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Haiti has long been the poorest country in the western hemisphere. In a country with few building inspectors and poor construction techniques, it was only a matter of time before tragedy struck.

When that tragedy appeared in the form of the January 2010 earthquake, the results were devastating. Thousands of buildings collapsed, killing 200,000 people and leaving well over a million people living in tent camps. The quake impacted some 3 million people in a country of 9 million.

Today, hundreds of thousands are still living in tents and permanent housing is Haiti's greatest need. Our volunteers are helping Haitians get back on their feet by building highly earthquake- and hurricane-resistant houses.

So far, we have built 88 small, yet beautiful and safe homes for Haitian families. And we have the capability to do much more with your help!

Find out more:

We are currently working in two locations:

Lambi - This is our self-sustaining community located in Gressier, near the epicenter of the earthquake and not far from Port-au-Prince, we have partnered with Grace International to form a Covenant Partner called Grace Fuller Center for Housing. At the Lambi site, we have 7 acres of land and plans to build 30 duplexes. In addition to housing, we plan to provide water, sanitation, job opportunities and civic space. The project to create this self-sustaining community as a model for the country has several partners, including Grace International, Lott Carey and the American Baptist Mission Collaboration. As soon as these 30 duplexes are complete, we plan to start work on a new site in the Gressier area.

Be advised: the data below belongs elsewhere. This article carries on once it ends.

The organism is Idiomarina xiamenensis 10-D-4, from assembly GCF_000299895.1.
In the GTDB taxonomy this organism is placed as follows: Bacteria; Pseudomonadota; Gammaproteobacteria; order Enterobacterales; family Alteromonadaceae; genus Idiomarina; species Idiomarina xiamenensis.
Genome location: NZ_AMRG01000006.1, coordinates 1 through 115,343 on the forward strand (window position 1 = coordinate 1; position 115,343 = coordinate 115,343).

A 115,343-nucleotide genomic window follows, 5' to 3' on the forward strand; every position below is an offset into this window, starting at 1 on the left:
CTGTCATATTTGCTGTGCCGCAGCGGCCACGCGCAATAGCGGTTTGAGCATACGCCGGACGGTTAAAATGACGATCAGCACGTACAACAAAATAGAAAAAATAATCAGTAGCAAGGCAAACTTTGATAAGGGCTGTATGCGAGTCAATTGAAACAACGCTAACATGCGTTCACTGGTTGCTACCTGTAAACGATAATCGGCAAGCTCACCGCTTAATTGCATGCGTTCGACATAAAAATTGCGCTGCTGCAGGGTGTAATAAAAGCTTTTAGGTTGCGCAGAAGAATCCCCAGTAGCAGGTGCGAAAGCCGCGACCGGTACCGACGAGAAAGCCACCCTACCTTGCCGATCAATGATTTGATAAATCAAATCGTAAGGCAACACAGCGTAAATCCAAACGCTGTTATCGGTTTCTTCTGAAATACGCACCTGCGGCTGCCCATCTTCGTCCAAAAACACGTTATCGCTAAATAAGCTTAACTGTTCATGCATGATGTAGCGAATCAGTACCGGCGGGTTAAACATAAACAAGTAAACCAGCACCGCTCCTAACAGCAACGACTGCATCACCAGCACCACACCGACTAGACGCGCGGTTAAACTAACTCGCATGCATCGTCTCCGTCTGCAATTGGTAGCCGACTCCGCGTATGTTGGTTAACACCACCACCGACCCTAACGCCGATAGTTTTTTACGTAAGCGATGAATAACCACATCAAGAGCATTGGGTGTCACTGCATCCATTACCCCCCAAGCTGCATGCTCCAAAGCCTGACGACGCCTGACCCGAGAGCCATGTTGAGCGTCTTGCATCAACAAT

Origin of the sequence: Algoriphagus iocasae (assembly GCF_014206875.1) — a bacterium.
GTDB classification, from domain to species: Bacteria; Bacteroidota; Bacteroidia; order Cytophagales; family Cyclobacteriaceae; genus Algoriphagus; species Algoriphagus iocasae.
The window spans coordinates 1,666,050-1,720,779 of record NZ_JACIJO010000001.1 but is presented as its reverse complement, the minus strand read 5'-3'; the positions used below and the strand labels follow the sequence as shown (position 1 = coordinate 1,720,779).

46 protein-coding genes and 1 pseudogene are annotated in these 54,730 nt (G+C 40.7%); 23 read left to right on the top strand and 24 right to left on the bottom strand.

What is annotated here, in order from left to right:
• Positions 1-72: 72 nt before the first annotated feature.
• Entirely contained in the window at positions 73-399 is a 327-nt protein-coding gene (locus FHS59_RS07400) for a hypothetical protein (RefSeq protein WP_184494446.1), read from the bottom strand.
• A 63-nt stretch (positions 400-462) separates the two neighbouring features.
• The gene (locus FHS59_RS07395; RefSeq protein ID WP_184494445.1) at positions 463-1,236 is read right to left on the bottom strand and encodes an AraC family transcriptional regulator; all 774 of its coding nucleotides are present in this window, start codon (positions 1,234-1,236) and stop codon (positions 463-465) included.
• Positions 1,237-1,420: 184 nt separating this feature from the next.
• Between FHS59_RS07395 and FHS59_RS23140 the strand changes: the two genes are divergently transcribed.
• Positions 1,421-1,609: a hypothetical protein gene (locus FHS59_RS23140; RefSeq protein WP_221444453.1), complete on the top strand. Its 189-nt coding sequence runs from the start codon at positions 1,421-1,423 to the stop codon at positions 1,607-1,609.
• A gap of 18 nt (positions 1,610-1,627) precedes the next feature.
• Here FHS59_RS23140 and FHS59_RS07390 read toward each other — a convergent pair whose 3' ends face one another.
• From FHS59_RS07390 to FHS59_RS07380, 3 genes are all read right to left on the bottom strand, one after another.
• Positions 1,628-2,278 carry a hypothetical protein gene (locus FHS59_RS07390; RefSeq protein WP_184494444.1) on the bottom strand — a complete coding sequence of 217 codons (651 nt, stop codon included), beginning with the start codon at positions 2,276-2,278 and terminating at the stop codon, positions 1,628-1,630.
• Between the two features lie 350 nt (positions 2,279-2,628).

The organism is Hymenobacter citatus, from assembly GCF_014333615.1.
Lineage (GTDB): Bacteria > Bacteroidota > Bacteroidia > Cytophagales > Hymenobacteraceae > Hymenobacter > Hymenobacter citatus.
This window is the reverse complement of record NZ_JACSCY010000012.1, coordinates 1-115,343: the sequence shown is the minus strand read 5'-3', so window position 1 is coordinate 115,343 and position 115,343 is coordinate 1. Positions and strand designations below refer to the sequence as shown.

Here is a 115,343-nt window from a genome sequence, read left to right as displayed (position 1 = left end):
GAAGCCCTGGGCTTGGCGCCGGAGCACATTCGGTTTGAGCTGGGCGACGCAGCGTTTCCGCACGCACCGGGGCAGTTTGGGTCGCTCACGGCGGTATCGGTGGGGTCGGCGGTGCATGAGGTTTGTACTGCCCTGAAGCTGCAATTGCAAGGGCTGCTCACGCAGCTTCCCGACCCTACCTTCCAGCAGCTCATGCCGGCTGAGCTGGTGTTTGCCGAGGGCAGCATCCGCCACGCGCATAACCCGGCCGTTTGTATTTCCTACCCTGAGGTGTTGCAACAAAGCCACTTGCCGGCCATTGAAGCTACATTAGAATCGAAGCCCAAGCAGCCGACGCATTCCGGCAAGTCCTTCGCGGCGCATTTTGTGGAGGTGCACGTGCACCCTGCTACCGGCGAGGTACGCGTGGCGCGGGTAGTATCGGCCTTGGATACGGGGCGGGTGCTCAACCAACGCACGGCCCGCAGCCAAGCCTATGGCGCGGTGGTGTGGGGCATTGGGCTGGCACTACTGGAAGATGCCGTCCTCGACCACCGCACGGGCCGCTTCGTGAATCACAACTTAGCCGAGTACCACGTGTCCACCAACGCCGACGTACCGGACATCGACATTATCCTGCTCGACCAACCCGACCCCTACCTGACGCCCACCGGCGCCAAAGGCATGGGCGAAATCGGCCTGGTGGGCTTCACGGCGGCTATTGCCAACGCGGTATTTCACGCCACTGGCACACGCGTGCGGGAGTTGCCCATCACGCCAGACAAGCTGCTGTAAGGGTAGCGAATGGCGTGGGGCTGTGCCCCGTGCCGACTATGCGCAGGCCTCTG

Croix-des-Bouquets - In this community just east of Port-au-Prince, we are buliding small, economical homes in partnership with Homes from the Heart, whose founder Michael Bonderer also has partnered with us to build Fuller Center homes in San Luis Talpa, El Salvador, one of our most successful international operations. Bonderer said the homes are usually about 16 feet-by-16 feet, depending upon the sizes of the lots, which varies. "The recipients of these homes really like them, but they're not fancy," he said. "But they're shelter and a secure house for people to live in. That's what we originally promised, and that's what we are doing."

"We are now building and we're among the first organizations to be providing permanent shelter," Fuller Center President David Snell said. "We are moving forward with the important work of making decent housing a reality for the Haitian families who have suffered so much."